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  • Larry,

    I like the colors. I think I will try the coloring technique. Thanks to everyone else for ideas in scoring.

    Love this site!

    Scott

    Comment


    • Scott thank you. I'm very pleased with that technique. The hardest part is figuring what combination
      of colors to end up with the look you want. I've been making notes on the order of application which seems
      to help. Trial and error mostly. Good luck and have fun with it.
      Owner, General Manager, and all around "chief cook and bottle washer" of the Caz Coal-and-Wood Railroad

      Comment


      • When I purchased the Woodcutter's Shack it was intended to be built to fit the scene for which
        it was intended. That being said there are certain things that I will deviate from in regards to the
        instruction book and also not all the detail parts may be used in this scene.

        Click image for larger version

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        These walls are completed and waiting for the front wall to be built which is next to be done. After the initial coloring each
        board was cut and fitted longer than the side to be trimmed later. Extra graining was done one board at a time besides receiving
        a coat of A&I and the final chalk color which was then blended with a soft brush. The process is time consuming but well worth the
        effort. The back wall will be almost against the pine trees so I opted to leave out the two windows which will be used on another
        project. The right end wall was built with the window closed since the oil tank will be in front of the window. The left end wall
        was built with the window open since this will be visible in the scene. Nail holes were also added going up the studs as well as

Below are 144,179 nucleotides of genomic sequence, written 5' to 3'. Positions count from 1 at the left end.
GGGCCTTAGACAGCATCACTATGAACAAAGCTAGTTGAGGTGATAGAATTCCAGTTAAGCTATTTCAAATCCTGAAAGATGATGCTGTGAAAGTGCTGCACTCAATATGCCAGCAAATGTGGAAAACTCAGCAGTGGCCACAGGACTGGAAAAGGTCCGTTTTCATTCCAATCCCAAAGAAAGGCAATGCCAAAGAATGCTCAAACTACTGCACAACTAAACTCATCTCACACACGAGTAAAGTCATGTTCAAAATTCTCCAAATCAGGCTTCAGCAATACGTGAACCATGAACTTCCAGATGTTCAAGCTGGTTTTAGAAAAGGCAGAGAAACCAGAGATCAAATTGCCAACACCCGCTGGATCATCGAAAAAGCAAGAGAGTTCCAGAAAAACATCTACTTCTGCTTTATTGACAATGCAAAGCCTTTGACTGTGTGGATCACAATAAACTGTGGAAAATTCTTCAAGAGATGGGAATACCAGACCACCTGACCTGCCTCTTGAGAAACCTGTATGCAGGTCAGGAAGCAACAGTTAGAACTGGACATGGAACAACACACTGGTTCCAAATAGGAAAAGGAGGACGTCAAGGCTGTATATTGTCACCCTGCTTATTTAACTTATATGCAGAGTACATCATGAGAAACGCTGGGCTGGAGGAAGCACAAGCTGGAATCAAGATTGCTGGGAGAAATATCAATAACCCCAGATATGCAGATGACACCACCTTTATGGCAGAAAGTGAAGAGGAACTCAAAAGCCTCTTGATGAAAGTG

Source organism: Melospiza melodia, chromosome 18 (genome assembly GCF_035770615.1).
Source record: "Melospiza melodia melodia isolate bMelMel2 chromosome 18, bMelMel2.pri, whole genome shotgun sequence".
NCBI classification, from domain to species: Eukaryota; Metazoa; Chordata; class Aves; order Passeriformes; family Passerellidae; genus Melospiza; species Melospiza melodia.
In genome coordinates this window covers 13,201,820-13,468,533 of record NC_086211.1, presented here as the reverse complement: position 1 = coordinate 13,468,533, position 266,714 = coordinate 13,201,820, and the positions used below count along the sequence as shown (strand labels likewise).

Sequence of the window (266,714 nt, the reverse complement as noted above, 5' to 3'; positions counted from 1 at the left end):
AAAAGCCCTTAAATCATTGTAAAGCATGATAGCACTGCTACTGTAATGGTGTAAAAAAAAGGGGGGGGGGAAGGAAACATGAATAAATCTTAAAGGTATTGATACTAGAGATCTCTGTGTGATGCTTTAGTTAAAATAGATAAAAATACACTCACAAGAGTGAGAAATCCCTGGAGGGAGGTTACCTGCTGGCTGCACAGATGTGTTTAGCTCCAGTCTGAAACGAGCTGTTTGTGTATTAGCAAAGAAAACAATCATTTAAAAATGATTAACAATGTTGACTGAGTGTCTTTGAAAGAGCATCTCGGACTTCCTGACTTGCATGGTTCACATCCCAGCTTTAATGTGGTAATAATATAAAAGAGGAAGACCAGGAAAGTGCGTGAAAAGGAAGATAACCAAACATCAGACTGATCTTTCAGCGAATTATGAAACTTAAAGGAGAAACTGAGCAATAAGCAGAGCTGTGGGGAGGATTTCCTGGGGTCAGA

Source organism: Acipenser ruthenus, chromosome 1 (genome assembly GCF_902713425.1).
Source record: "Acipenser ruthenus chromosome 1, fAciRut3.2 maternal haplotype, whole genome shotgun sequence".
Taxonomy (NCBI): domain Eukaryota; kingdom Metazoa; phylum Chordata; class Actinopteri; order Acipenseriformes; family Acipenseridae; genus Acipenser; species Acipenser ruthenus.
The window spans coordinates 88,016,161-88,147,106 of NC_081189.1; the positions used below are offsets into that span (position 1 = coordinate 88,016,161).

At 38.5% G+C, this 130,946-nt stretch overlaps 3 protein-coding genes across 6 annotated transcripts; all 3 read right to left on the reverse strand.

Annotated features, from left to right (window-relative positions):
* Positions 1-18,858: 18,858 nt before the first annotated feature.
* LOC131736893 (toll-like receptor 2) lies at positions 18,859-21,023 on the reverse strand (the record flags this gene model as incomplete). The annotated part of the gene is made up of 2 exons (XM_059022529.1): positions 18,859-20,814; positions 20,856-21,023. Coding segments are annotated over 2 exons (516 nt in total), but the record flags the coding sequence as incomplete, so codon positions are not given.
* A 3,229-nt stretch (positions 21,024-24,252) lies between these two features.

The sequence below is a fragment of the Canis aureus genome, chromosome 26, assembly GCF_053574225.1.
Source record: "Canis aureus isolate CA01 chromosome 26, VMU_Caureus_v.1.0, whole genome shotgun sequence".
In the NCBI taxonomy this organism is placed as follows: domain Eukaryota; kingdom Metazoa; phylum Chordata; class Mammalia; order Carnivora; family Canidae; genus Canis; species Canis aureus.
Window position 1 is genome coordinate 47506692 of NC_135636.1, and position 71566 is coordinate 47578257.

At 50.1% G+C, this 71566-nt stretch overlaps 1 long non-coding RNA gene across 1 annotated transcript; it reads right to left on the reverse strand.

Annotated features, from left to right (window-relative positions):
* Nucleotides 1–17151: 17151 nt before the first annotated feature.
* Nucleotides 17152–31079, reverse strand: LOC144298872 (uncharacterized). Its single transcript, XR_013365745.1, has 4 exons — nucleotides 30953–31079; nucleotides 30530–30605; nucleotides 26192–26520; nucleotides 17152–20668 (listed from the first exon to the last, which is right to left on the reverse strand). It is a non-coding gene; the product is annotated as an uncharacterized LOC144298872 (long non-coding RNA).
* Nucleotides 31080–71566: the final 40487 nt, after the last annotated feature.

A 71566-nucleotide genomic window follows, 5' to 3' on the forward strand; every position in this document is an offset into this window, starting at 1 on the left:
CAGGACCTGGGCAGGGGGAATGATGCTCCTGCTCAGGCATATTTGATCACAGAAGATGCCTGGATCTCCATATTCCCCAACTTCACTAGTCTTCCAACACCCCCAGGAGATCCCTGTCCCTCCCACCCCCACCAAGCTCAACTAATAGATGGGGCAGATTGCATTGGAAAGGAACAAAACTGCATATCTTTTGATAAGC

a few knots in the boards which were selected at random to enhance the color variation.

        The last wall to be built is the front. This will take some time with having to build a large window and double doors along with the
        hardware. Then it's onto the corner pieces which will be cut, colored, fitted, and installed which will help with the glueing of the
        walls together.

        That's about it for now. Until next time.



        Owner, General Manager, and all around "chief cook and bottle washer" of the Caz Coal-and-Wood Railroad

        Comment


        • Larry nice coloring!! A good choice for the windows be used.
          Jerry



          "And in the end, it's not the years in your life that count. It's the life in your years." A. Lincoln

          Comment


          • Yah Hoo! Like eee!
            Philip

            Comment


            • Larry,

              I think you nailed the color! I hope you don't get board, with all the carpentry and what knot.

              Scott

              Comment


              • Larry, it looks real good.
                Good colors and neat construction.
                How'd you like using the new graining tool?
                Follow along as my dog and I travel the country in our van.
                FaceBook link: https://www.facebook.com/A-Dog-A-Van-and-A-View-108345371976229

                Comment


                • Larry, the structure looks terrific. The variety and blend of colors from stains and chalk will complement the design. Nice job. ~mike
                  O scale builds: Choctaw Lumber Kitchen, Dining Room, and Buffalo Canyon RR Caboose.

                  Comment


                  • Jerry thank you. I don't like wasting materials, since they won't be seen, so why not use the two windows
                    in the coal end of the build....just don't tell Brett.

                    Philip thanks so much.

                    Scott thanks and great play on words!!

                    Rick thanks. The graining tool I really like, I just have to keep my fingers out of the way...ouch.

                    Mike thank you, much appreciated. Learning what combo of chalks to use to give the desired
                    color was probably the hardest part; I am by no means any kind of artist.
                    Owner, General Manager, and all around "chief cook and bottle washer" of the Caz Coal-and-Wood Railroad

                    Comment


                    • Larry,

                      That's going to look right at home on your layout.